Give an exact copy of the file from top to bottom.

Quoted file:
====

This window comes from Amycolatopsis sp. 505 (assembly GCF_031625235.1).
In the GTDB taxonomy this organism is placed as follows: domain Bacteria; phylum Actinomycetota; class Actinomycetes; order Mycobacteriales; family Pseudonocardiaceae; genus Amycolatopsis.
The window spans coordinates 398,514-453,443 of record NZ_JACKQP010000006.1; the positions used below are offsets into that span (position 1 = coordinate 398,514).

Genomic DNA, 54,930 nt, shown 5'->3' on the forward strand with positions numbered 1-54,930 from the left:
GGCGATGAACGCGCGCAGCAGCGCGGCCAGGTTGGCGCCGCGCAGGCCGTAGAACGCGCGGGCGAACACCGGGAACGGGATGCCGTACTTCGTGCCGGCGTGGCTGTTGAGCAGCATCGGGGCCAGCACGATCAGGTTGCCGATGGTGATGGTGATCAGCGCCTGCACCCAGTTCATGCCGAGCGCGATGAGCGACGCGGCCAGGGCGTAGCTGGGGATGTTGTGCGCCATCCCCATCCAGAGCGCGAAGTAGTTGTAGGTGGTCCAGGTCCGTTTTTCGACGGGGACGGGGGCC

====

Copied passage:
This window comes from Amycolatopsis sp. 505 (assembly GCF_031625235.1).
In the GTDB taxonomy this organism is placed as follows: domain Bacteria; phylum Actinomycetota; class Actinomycetes; order Mycobacteriales; family Pseudonocardiaceae; genus Amycolatopsis.
The window spans coordinates 398,514-453,443 of record NZ_JACKQP010000006.1; the positions used below are offsets into that span (position 1 = coordinate 398,514).

Genomic DNA, 54,930 nt, shown 5'->3' on the forward strand with positions numbered 1-54,930 from the left:
GGCGATGAACGCGCGCAGCAGCGCGGCCAGGTTGGCGCCGCGCAGGCCGTAGAACGCGCGGGCGAACACCGGGAACGGGATGCCGTACTTCGTGCCGGCGTGGCTGTTGAGCAGCATCGGGGCCAGCACGATCAGGTTGCCGATGGTGATGGTGATCAGCGCCTGCACCCAGTTCATGCCGAGCGCGATGAGCGACGCGGCCAGGGCGTAGCTGGGGATGTTGTGCGCCATCCCCATCCAGAGCGCGAAGTAGTTGTAGGTGGTCCAGGTCCGTTTTTCGACGGGGACGGGGGCC